Developing crucial life skills can mean the difference between seizing an opportunity and missing one, caving into peer pressure and standing up for what you believe in, and living the life you’ve always wanted versus the one someone else wanted you to live.

The History of Trick-or-Treating

No other time during the year is a knock on the front door from a total stranger, disguised in a costume no less, welcome, as he asks for treats – except on Halloween. But what many don’t realize is that trick-or-treating is a relatively new custom. It’s only about 100 years old.

7 Things Creative Children Do Differently

Most people believe creativity is something that’s hardwired into your genes, something you are. Having interviewed some of the most enterprising kids around today, what I’ve discovered is that creative children aren't necessarily born with genius, but have adopted key habits that enable them to go from creative insight to creative output.

How to Enjoy Your Child For Who She Is

Often, the characteristics that bug us most about our children are those we loathe in ourselves. And when we project our own insecurities onto our children, the knee-jerk reaction is to expel it by implementing some kind of change - make him tougher, make her more outgoing, make him taller, even. Despite good intention, we try to correct something in our child simply because we identify with it.

This Study App Could Revolutionize The Way Kids Study

Ever wonder why it’s so much easier to memorize a song than study text? Lane Karlitz wondered the same thing. But in Lane’s case, singing songs and studying weren’t mutually exclusive activities.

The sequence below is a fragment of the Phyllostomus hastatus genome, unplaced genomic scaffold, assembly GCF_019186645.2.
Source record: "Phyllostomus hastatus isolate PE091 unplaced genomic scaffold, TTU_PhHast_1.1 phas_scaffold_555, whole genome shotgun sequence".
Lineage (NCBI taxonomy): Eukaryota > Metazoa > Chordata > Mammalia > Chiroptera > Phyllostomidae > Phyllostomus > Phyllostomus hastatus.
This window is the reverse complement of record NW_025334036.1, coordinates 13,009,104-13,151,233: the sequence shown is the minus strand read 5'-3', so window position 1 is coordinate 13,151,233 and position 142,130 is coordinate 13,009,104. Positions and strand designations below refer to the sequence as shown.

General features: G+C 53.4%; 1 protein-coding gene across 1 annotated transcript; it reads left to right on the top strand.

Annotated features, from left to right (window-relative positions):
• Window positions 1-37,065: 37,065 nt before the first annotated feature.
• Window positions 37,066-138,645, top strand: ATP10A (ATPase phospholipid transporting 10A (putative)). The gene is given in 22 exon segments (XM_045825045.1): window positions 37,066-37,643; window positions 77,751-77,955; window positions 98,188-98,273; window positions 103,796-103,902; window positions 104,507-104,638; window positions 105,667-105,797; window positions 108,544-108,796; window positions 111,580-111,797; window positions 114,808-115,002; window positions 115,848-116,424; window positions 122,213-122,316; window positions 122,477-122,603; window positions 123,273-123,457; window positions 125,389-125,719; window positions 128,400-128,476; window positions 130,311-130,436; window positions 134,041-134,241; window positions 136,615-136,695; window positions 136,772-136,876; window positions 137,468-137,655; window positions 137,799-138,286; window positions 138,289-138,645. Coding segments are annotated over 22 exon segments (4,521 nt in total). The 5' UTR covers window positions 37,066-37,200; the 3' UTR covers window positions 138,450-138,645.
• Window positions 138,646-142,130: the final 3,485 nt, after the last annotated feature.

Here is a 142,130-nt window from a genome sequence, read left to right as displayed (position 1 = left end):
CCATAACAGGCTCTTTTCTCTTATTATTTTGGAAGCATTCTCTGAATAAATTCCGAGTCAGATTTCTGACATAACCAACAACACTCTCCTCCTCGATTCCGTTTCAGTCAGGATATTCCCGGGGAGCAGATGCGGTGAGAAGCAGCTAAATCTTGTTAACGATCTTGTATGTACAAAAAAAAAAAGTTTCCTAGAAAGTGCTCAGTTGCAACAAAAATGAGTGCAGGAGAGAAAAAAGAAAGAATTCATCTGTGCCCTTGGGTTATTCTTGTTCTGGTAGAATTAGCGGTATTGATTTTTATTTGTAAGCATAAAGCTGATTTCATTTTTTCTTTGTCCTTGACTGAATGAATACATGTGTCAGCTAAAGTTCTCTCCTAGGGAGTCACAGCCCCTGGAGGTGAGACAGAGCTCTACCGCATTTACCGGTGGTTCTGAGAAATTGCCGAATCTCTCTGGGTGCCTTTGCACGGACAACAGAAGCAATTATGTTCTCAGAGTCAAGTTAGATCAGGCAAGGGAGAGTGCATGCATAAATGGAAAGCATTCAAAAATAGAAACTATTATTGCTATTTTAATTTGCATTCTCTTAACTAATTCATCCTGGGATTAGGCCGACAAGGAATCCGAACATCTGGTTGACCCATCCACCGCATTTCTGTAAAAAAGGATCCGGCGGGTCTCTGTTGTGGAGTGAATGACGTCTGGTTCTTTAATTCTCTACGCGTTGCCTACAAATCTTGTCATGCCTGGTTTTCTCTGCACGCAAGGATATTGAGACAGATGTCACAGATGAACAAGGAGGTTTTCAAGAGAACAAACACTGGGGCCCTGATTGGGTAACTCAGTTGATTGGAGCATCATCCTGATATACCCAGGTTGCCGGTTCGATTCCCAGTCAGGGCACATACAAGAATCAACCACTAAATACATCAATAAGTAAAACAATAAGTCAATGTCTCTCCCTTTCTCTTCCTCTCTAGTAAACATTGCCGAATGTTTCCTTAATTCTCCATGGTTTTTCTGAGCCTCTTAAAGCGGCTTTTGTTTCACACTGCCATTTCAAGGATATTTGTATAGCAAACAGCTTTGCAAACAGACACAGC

Responsibilities: Why They’re Important to Your Child’s Happiness

People have an innate need to feel needed. Kids are no different. According to Bob Murray, PhD, author of Raising an Optimistic Child: A Proven Plan for Depression-Proofing Young children, "Happiness depends largely on the feeling that what we do matters and is valued by others."

How to Help Your Child Find Their Passion

In the book Coming of Age in the Other America, researchers Stefanie DeLuca, Susan Clampet-Lundquist, and Kathryn Edin found that one of the reasons some kids pushed past challenging circumstances and managed to graduate high school and college was something called an identity project, a hobby or passion some are lucky enough to have found and get immersed in. So what can we do – or not do - as parents to help our kids discover their passions and nurture them?

10 Numbers To Inspire Grit

These famous failures show us that achievement happens not in spite of, but because of failure.

Engineer a Gumdrop Structure

Children are natural-born engineers. They love to build, take things apart, only to put it back together. When they play with Magna-Tiles, Lego or other building blocks, they are in fact taking what they know about math and science (that two triangles make a square, for instance) and using it to solve a problem. STEM activities for kids help them do this and encourage learning through play.

Why Grit is the Most Important Quality for Early Success

Grit, not intelligence, academic achievement, or talent is a better predictor of early success, well-being and happiness than IQ or talent.

The Upside of Raising a Strong-Willed Child

"Mommy, I don’t like this bowl. I want my cereal in a blue bowl," protested Phoebe, my youngest child. It was a hectic morning so I decided against a fight with a stubborn 3-year-old. I transferred the cereal from the orange bowl to the blue bowl and placed it in front of her.